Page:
Highlights/Lowlights Chapters 6-10 The Undercover Economist
For me, the highlight of these chapters was the part about sweatshops in Asia and South America. What got my attention here is that it is both a positive step up in the developing world and how people view globalization.
The accepted view of globalization is that there are poor people being repressed by big, evil multinational corporations. In addition to this the multinationals are simultaneously creating poverty in wealthy countries by no longer employing people there. They’re out to get us. What this view ignores is that the multinationals paying lower wages also charges the consumer in the developed world a lower price. The worker who lost their job in the developed world also has opportunities to gain new skills and move into a new field whereas the worker in the developing country most likely does not.
The view of globalization as a harm to the industrialized world is the most interesting part. If a company closes a factory it is because it is inefficient. The most likely reason is that it is costs more to produce than the value of the good in the marketplace. If the company were to raise the price, they would lose all of their business to more price competitive companies. However, if the company were to move its operation to place where it can pay lower wages and regain its price competitiveness it will. The really great thing about this is that nobody is forced to take the position.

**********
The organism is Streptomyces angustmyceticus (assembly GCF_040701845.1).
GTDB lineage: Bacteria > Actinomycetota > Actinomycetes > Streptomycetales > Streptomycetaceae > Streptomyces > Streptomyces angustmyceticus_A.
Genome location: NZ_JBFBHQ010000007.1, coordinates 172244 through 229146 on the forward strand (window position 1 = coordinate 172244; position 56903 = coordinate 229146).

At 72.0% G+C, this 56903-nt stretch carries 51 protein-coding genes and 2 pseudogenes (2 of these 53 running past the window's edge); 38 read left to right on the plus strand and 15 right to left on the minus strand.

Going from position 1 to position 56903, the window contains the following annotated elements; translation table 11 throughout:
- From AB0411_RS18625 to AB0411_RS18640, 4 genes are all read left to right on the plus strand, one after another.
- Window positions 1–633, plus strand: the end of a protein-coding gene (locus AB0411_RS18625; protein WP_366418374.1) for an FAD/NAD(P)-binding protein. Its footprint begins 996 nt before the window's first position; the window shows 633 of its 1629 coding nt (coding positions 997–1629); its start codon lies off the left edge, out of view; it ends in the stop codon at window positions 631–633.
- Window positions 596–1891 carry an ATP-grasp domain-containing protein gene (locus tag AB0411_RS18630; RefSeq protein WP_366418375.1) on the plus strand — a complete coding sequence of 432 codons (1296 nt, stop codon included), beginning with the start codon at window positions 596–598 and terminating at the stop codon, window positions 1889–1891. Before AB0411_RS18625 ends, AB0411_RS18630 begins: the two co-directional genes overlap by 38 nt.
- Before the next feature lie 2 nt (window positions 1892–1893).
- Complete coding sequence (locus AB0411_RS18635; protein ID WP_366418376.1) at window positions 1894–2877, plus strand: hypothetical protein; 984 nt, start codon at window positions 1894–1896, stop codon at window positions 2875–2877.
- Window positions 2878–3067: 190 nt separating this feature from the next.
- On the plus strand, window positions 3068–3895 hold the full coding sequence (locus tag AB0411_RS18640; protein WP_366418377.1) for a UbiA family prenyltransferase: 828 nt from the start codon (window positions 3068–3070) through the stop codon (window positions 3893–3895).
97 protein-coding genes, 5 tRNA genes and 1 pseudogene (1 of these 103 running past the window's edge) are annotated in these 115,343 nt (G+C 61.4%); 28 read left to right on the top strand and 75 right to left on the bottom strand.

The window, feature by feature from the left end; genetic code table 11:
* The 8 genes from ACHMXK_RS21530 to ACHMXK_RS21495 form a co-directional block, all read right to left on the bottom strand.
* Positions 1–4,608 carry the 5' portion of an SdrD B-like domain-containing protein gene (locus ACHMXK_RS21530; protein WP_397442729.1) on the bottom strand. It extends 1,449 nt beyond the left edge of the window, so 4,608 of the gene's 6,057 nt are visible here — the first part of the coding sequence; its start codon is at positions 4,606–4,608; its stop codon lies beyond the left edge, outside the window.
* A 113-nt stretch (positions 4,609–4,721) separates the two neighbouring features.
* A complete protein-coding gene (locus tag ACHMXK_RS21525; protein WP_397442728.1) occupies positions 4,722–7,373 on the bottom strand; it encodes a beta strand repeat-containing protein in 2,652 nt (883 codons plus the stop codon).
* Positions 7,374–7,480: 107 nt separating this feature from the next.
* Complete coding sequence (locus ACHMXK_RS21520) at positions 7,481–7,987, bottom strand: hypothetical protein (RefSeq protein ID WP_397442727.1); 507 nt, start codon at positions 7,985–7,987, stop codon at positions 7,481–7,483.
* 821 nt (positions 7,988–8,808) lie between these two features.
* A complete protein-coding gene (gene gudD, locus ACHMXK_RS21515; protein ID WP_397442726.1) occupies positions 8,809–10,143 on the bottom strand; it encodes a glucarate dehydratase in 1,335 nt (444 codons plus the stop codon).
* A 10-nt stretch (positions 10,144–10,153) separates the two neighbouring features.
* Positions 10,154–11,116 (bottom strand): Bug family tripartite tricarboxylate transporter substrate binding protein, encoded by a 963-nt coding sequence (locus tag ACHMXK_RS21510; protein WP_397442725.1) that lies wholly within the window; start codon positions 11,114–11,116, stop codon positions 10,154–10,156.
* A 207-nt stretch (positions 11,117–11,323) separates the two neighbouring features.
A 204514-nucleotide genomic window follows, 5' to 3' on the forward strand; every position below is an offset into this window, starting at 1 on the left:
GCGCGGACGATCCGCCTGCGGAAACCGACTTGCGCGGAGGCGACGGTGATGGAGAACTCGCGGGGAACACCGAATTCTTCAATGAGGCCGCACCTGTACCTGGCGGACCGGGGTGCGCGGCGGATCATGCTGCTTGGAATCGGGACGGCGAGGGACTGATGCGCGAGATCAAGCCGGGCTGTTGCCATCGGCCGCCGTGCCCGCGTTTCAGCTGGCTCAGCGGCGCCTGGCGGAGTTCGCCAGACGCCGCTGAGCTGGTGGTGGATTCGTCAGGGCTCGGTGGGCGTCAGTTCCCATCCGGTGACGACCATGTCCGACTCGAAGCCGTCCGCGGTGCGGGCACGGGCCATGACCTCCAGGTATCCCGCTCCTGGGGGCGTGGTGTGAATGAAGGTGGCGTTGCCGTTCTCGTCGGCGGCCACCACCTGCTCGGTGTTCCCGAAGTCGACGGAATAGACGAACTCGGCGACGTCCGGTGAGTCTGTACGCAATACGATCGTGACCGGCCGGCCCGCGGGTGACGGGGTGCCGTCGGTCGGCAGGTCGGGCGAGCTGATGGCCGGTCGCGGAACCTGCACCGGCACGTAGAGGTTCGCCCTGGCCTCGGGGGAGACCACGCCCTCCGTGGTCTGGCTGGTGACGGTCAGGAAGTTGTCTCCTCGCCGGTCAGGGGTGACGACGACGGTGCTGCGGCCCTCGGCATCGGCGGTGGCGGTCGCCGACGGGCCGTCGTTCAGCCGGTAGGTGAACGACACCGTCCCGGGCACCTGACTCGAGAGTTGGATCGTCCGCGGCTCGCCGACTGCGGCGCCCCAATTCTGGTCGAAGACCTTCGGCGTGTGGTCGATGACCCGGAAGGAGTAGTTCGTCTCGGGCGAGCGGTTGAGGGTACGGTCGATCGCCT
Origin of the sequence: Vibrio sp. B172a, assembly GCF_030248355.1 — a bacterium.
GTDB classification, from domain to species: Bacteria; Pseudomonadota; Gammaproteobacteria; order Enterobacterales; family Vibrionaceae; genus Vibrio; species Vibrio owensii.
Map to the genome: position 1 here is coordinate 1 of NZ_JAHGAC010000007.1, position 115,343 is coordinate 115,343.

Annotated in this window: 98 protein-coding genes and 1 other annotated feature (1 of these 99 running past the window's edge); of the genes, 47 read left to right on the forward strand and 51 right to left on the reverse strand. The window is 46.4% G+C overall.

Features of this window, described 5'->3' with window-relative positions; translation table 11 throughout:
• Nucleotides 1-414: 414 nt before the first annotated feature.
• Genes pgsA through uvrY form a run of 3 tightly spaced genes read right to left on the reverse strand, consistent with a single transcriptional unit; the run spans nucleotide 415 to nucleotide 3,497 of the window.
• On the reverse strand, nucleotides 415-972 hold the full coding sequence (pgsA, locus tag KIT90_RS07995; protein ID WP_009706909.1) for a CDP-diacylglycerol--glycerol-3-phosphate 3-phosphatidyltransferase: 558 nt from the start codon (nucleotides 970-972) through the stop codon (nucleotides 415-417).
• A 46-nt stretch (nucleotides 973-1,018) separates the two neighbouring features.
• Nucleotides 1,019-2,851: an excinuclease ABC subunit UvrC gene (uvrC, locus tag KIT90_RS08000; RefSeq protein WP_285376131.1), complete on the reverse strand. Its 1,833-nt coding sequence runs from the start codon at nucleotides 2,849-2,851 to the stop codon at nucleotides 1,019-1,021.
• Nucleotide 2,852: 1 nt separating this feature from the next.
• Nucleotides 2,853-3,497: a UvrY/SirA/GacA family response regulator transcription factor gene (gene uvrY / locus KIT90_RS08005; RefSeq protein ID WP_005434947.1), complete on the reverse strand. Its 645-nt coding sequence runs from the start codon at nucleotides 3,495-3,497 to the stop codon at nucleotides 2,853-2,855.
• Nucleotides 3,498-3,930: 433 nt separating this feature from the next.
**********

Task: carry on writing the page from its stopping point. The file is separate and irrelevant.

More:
When a multinational company makes the decision to move its manufacturing overseas it does so to a place that allows for freedom in economic choice. What I mean is a company is most likely to move its manufacture to a place where people choose to work there. There is no slave labor left in the world. The fact that people can choose to work for a company implies that they have options. Nobody will knowingly take an option that will make them worse off. If the working conditions in anyplace are too bad, nobody will work there without charging a premium wage. The people working in what the industrialized world considers sweatshops are working there because they perceive it to be their best alternative. While the working conditions are not such that any of us would work there, the conditions are adequate to the people who choose to take the jobs.
The other part of this is that when the multinational companies move into a new place they often create conditions and pay wages that are meant to attract the best workers available. This encourages other local companies to raise wages to compete for the best labor available in the market. The increased wages meant that there is now more money to spend on consumer goods, housing, and education. This will cause increases in wages for producing consumer goods and housing, bringing people out of rural areas and causing prices for agricultural products to rise to something more sustainable for the population of those rural areas. As consumers make more money they also begin to demand a higher quality of the goods that they are purchasing. This will raise the standards of working conditions as well as wages for the most qualified workers.
The increased wages also allow for money to be spent acquiring and education. This raises skill level in the workforce while it raises awareness and participation in the political process. All of these things will increase the standards of living in the country and cause it to grow economically. Together, all of these factors mean that the deplorable working conditions and wages a multinational force on the people of impoverished nations will actually raise the living and working conditions in that impoverished nation given time. Furthermore, the educational advancements will allow the people there to diversify and retrain or gain new skills should the sweatshops move on. Much like what has happened in the United States and the United Kingdom since the industrial revolution. Overall, globalization doesn’t have any long term losers. It can’t be that bad.